As indicated in FIG. 3, buzzer assembly 16 may be worn on the upper side of the wrist 32 and secured thereto by wristband straps 36 and 38 respectively, that are in turn coupled together by clasp 40 on the underside of the wrist. Straps 36 and 38 are secured to the buzzer assembly at pins 42 and 44 respectively, in much the same way a watchband strap may be secured to a watch. The buzzer assembly may also have a pocket clip 46 that permits the user the alternative of wearing the buzzer assembly on a shirt or jacket pocket or lapel.
The circuit of buzzer assembly 16, and the manner in which it is connected to this invention, is best illustrated in FIG. 4. As indicated in FIG. 4, the buzzer assembly 16 includes an electrical buzzer 48 and two dry cell batteries 58 and 60. Insulated wire 20 passes through wire jacket 18 and into the buzzer assembly 16 where it is electrically connected to battery terminal 54.
Insulated wire 22 also passes through the wire jacket 18 and into the buzzer assembly 16 where it is electrically connected to the electrical buzzer 48. A third insulated wire 50 interconnects the battery terminal 52 with a second terminal on the electrical buzzer 48. The two dry cell batteries 58 and 60 are connected in series between battery terminals 54 and 52 by means of battery terminal 56 that is electrically common to both batteries at their juncture.
Of course it will be understood that the invention may employ stimulation means other than buzzer assembly 16 to respond to the novel contacting means that is worn on the fingers of the human hand. Other stimulation means include, for example, vibrators, flashing lights, and devices that can produce mild electrical shocks. In any event, the circuit closure achieved to close a circuit upon the relaxation of the muscles of the hand and fingers that accompanies impending sleep, may be utilized to activate any stimulation means suitable for awakening the user.
FIG. 5 indicates additional details of cones 9 and 10 and also indicates the manner in which the respective ends of tension strap 13 are connected to the cones by means of rivets 14 and 15. It will become readily evident that many other means may be employed for securing the respective ends of tension strap 13 to cones 9 and 10. For example, gluing, or employing a hook and eye configuation, would also suffice to attach the tension strap to the cones.
In FIG. 6 there is shown a second embodiment of this invention in which the cones of the first embodiment are replaced by adjustable rings, each of which has a broad opposing face to increase the likelihood of contact upon the relaxation of the muscles of the fingers and the hand.
As indicated in FIG. 6, adjustable rings 66 and 68 are also interconnected by a tension strap 70, its ends being secured to the respective adjustable rings by rivets 72 and 74. The rings 66 and 68 include broadened portions 76 and 78 respectively. As in the first embodiment, the tension band 70 may be the sole means for providing a mutually attracting force between the contacting members. And as in the first embodiment, the rings 76 and 78, each of which comprises an electrically conductive material, may also be magnetized wherein the opposing faces of the respective rings are oppositely poled to provide magnetically induced attracting forces between the rings.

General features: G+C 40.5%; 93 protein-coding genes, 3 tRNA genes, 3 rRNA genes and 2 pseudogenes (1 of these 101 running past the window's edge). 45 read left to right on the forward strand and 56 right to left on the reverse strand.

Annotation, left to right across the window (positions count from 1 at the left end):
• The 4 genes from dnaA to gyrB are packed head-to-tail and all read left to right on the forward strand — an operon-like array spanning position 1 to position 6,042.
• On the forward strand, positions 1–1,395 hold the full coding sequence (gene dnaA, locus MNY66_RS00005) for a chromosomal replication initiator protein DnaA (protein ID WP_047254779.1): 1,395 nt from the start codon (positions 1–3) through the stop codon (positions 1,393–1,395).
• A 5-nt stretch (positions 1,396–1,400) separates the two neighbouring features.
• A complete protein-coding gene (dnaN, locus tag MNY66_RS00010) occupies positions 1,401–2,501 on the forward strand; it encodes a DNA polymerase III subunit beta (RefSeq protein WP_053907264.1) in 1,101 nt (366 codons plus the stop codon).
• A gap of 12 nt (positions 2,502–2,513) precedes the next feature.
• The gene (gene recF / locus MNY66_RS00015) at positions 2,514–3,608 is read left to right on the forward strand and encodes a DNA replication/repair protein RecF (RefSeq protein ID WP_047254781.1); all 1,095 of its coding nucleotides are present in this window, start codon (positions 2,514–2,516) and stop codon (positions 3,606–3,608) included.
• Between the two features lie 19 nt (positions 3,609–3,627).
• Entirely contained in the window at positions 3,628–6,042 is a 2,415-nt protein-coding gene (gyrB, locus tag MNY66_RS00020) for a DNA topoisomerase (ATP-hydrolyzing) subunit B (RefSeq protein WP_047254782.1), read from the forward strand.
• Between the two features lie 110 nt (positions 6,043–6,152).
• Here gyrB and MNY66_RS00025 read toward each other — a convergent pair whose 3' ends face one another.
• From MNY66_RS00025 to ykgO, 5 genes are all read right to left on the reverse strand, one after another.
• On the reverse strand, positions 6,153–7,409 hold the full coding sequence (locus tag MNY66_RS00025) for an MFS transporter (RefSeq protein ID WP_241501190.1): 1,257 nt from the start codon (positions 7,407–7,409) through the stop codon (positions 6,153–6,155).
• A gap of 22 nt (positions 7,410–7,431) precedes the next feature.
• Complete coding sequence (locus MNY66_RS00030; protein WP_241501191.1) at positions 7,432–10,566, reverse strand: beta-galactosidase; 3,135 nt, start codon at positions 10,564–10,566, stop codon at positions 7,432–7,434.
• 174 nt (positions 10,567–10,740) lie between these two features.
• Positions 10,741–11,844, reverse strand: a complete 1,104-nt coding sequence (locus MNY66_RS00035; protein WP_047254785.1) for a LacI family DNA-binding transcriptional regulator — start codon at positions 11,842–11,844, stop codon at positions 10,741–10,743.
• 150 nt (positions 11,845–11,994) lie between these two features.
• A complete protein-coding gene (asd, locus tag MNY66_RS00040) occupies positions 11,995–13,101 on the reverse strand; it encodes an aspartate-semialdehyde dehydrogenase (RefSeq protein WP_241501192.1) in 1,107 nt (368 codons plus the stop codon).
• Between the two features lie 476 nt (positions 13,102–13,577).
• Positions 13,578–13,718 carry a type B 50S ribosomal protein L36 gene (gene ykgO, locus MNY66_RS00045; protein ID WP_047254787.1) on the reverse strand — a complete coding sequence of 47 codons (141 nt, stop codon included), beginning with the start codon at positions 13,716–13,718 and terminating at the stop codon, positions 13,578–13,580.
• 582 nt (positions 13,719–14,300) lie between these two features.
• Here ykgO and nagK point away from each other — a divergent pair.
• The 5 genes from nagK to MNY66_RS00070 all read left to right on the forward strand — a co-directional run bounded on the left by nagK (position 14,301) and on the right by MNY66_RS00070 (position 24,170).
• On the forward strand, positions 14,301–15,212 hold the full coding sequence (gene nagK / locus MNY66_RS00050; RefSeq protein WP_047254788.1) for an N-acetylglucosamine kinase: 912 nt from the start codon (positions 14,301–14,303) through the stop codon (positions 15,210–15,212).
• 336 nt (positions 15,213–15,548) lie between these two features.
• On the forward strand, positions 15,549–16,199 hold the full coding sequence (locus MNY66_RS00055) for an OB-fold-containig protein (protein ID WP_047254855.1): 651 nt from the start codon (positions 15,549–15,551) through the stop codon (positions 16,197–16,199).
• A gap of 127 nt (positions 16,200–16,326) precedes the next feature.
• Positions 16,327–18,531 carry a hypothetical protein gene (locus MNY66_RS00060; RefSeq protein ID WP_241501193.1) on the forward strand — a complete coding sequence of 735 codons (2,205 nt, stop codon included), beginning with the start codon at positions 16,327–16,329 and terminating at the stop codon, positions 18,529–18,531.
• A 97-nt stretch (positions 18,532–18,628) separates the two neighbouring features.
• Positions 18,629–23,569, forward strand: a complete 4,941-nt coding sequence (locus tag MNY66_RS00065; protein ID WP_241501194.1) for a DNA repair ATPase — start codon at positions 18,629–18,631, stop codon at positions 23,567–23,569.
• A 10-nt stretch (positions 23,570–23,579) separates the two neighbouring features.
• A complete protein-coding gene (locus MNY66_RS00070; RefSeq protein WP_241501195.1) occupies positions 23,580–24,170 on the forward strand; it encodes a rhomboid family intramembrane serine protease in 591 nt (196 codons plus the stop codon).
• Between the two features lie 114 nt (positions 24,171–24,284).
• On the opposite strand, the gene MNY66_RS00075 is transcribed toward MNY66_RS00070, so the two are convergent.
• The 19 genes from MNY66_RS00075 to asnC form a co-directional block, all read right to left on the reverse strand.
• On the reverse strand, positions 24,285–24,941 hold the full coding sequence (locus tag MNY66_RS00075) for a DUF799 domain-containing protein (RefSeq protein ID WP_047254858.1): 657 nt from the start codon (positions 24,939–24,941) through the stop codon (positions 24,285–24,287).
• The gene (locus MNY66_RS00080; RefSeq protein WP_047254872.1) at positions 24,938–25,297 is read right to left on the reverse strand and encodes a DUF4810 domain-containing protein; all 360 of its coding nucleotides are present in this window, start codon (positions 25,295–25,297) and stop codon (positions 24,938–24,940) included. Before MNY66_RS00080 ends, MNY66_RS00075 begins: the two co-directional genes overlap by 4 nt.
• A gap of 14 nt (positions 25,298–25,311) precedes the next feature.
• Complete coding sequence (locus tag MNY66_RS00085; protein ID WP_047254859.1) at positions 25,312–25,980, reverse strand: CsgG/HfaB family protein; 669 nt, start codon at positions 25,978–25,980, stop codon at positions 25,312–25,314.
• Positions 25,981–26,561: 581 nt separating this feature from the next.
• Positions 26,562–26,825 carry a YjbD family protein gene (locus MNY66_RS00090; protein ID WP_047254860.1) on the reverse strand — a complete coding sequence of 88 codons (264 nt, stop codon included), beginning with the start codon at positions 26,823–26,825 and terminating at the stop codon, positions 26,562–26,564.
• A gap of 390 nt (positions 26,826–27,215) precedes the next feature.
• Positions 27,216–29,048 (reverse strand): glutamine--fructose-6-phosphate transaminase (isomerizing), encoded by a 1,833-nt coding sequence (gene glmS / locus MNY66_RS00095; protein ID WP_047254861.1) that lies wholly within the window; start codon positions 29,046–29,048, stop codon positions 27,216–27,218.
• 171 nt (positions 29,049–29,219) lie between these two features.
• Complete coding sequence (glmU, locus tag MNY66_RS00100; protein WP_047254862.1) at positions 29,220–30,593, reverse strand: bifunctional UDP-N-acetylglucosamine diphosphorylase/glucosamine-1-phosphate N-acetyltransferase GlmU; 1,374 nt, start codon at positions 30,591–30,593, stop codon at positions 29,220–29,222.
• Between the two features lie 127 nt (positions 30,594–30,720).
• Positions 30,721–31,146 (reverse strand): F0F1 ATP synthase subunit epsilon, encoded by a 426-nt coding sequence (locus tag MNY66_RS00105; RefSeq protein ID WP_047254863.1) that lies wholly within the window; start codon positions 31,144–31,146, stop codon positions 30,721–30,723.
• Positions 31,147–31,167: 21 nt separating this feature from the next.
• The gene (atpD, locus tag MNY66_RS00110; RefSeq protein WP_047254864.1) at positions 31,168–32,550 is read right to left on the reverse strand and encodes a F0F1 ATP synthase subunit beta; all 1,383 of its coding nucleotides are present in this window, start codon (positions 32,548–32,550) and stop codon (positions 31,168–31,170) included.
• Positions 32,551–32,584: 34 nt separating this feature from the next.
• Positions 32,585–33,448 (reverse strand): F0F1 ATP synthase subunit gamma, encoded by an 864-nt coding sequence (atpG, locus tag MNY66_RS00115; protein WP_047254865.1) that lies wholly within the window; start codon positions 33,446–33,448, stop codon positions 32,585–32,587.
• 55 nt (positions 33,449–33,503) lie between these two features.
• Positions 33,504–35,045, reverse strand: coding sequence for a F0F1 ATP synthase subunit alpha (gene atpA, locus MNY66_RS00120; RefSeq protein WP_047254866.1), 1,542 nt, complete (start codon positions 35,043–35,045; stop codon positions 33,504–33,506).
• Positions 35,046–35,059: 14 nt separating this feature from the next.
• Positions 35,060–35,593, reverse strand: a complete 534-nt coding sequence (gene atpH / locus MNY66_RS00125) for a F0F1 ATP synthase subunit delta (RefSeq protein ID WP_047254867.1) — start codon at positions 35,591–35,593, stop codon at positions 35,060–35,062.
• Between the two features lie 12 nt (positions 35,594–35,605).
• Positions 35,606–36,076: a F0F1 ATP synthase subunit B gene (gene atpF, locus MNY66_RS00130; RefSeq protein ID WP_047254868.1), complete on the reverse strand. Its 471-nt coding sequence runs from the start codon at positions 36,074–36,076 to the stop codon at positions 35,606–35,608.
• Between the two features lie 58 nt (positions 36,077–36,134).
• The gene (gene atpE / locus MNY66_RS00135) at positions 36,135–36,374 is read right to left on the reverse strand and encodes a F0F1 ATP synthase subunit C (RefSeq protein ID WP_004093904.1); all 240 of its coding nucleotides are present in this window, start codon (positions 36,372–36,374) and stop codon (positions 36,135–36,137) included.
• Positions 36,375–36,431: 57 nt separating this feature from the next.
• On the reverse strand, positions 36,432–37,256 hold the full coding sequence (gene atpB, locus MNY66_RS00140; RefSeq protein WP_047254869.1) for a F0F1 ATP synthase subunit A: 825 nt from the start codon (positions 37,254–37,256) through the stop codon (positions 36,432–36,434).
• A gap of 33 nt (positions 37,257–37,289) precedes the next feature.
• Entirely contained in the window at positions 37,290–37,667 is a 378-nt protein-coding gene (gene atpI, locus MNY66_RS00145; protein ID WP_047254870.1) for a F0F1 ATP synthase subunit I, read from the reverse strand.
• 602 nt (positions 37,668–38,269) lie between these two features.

FIG. 8 indicates one way a ring, such as ring 66, may be permanently magnetized to have opposite poles that are located on a horizontal axis that is about perpendicular to the longitudinal axis of the ring. A wire W is toroidally wound around the ring in one direction above imaginary line L and in the opposite direction below imaginary line L. A direct current I is then passed through wire W, either in the direction indicated in FIG. 8 or in the opposite direction. The resulting magnetized ring 66, will have magnetic poles at the locations indicated in FIG. 7. The actual polarity may be opposite to that shown in FIG. 7 since it will depend upon the direction of the winding of wire W and also on the direction of current I through the wire W.
When magnetized rings are used, tension strap 70 may serve a dual purpose, namely, that of adding an additional attracting force between the magnetized rings and also that of limiting the separation between the rings to assure a minimum magnetic force of sufficient magnitude to cause the rings to come into contact with each other upon relaxation of the muscles of the hand and fingers.
FIG. 7 indicates the manner in which tension strap 70 is connected by means of rivets 72 and 74 to adjustable rings 66 and 68 respectively. Unlike the first embodiment illustrated in FIG. 1, in which adjustability for different finger sizes is provided by means of the shape of cones 9 and 10, the adjustability of the rings indicated in FIG. 6, is provided by means of the overlapping broadened portions 76 and 78. Typically, rings 66 and 68 will be constructed of a material sufficiently flexible to permit easy adjustment of the inner diameter of the rings by simple adjustment of the overlap indicated in cross-section in FIG. 7. Typical materials suitable for rings 66 and 68 include flexible alloys of iron and other flexible magnetic metals.
FIG. 9 illustrates a third embodiment of the invention that employs a glove 80 having electrical contacts in adjacent parts of its "fingers." Glove 80 comprises index finger 98, middle finger 100, ring finger 102, and small finger 104. Although the glove 80 is not as readily adaptable to adjustment for variation in size of the human hand, it does not have the advantage of providing means for mounting the stimulation device, such as buzzer assembly 16, thus making it unnecessary for the user to do anything more than put his hand into the glove.